Column by Mark Gaedtke in Aug. 15 Tomahawk Leader
I’m confused. A few weeks ago I was happy for Floyd Landis, a handsome young American who despite the misfortune of being named “Floyd” rose to heights of the cycling world with an inspiring Tour de France victory. It was exciting to hear about his miraculous comeback through the mountainous portion of the race and his domination of the field, effectively taking over for the retired Lance Armstrong. Then not long after the race we had heard about a positive drug test and although we were concerned, we also knew of the French media which had habitually dogged Armstrong during his years of dominance and we trusted that things would work out for our man Floyd.
Then last week they tested Landis’ “B” (backup) sample and found it to confirm the initial finding of an unusually high testosterone level in his bloodstream. This indicated that there had almost certainly been some kind of doping on the part of Landis, who even now continues to maintain his innocence. Since hearing that news, I had been peeved at Landis and disappointed that despite the overwhelming evidence to the contrary, he didn’t come clean and confess.
Then yesterday, I was listening to the Sports Bash program on our local WJJQ radio and the announcer brought up some interesting points to consider. (1) At the Tour de France samples are taken from each racer after each day’s run. There was no trace of artificial testosterone on either the day before or the day after the finding of the tainted sample. From what I understand about these things, unnatural levels of testosterone do not simply get flushed out of your system overnight. (2) The kind of testosterone found in the Landis sample does not make you bigger, stronger or even faster immediately, like Popeye’s spinach. It must be taken on a regular basis over an extended period of time. One large shot of testosterone during one day in a competition will do you virtually no good unless you are looking to get kicked out of cycling permanently. Don’t you think Landis must’ve known that? (3) All lab sample container were marked with the names of the competitors and up to a dozen lab personnel had access to these samples. That means no anonymity of samples and no measures against tampering. So if I needed money fast I could bet $10,000 on the man in second place and then taint the sample of the guy in first. I don’t want to drape Landis in the American flag, but do you think there is anybody in France who might be sick and tired of Americans winning and might want to do something about it?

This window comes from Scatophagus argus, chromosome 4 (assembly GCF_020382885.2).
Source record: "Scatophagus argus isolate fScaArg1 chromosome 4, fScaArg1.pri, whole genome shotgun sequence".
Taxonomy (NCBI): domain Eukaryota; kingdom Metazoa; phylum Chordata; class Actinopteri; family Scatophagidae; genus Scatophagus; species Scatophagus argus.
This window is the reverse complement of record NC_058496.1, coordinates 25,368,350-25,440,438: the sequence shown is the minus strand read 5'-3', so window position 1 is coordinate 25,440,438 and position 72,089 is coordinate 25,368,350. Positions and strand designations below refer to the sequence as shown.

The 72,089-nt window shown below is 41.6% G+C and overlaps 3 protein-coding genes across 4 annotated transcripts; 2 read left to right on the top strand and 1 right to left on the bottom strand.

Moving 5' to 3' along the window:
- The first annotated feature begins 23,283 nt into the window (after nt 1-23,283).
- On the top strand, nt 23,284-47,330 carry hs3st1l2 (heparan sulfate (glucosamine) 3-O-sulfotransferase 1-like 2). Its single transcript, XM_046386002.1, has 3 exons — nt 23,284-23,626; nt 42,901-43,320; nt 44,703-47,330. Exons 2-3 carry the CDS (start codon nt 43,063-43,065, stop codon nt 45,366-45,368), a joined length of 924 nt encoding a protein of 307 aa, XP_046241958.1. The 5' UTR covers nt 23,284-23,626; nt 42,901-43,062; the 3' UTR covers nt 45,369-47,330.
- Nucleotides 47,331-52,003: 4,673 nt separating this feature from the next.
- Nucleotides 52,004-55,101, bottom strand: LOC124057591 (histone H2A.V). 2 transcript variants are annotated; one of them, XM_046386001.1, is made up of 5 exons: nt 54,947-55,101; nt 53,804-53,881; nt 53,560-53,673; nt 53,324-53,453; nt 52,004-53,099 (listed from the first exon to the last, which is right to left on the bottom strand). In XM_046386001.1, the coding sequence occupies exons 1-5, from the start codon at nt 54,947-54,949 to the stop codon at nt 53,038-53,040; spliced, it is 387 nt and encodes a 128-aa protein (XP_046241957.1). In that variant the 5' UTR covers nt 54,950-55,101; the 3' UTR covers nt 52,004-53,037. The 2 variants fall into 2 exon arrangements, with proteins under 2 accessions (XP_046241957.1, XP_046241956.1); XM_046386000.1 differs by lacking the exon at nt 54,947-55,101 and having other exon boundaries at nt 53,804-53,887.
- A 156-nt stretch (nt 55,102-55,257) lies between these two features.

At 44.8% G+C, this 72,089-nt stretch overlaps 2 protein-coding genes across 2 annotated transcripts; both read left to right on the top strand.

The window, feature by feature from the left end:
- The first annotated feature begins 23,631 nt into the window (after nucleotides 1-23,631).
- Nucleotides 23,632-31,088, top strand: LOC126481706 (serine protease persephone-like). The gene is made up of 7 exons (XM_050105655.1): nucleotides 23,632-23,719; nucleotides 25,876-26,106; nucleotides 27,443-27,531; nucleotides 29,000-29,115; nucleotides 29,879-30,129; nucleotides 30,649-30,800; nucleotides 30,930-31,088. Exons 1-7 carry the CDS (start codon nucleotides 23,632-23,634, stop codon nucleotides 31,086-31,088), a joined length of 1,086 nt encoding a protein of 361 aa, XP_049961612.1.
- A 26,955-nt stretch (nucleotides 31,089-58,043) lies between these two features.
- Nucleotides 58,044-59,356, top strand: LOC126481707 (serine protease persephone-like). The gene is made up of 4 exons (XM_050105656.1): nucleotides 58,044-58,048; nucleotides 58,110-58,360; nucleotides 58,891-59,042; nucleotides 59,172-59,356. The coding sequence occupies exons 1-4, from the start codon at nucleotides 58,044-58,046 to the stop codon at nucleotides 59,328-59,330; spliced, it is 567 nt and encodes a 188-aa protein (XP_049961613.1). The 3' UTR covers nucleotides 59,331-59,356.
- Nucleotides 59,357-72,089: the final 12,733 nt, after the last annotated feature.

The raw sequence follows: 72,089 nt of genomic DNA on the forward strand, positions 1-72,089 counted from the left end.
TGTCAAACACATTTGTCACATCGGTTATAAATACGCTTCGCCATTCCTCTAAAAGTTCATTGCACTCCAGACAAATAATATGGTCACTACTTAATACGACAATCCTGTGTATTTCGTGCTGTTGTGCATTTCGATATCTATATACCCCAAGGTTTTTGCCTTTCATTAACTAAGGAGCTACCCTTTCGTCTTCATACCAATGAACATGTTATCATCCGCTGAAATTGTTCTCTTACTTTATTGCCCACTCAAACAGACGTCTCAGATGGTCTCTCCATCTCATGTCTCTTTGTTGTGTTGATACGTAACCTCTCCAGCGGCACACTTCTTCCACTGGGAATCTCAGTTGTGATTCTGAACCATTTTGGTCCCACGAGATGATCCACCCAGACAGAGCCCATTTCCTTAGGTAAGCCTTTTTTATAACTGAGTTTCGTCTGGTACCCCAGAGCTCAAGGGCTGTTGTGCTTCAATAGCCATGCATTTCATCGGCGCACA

It all seems a little fishy to me. Personally, if I was going to cheat to win I would make sure to inject myself with something that would actually help me win and not simply get me busted. Also, how did all that testosterone get purged from Landis’ system in 24 hours? If they put competitor’s names on the drug tests, are they doing all they can to avoid tampering? After all, these are people’s lives they’re playing with. In a U.S. court of law all these issues would’ve been addressed. In the worldwide court of public opinion, however, Landis will be considered guilty until proven innocent with no way of clearing his name. Landis has been fired from his cycling team and it remains to be seen whether he will be stripped of his Tour de France title. The president of the International Association of Professional Cycling Teams has threatened to sue Landis for criticizing the testing procedure. (Landis had called the test “fatally flawed.”) Maybe he should sue. He might be doing Landis a favor.
Please understand. I’m not saying Landis is innocent. What I am saying is things are never quite as black and white as some people would have you think. There’s a Chinese saying that goes, “A man with a clock knows what time it is. A man with two clocks isn’t sure.” As we learn more and more we become less and less sure about what we know. There is a fine line between cheater and champion and with each passing day that line seems to have become less and less defined.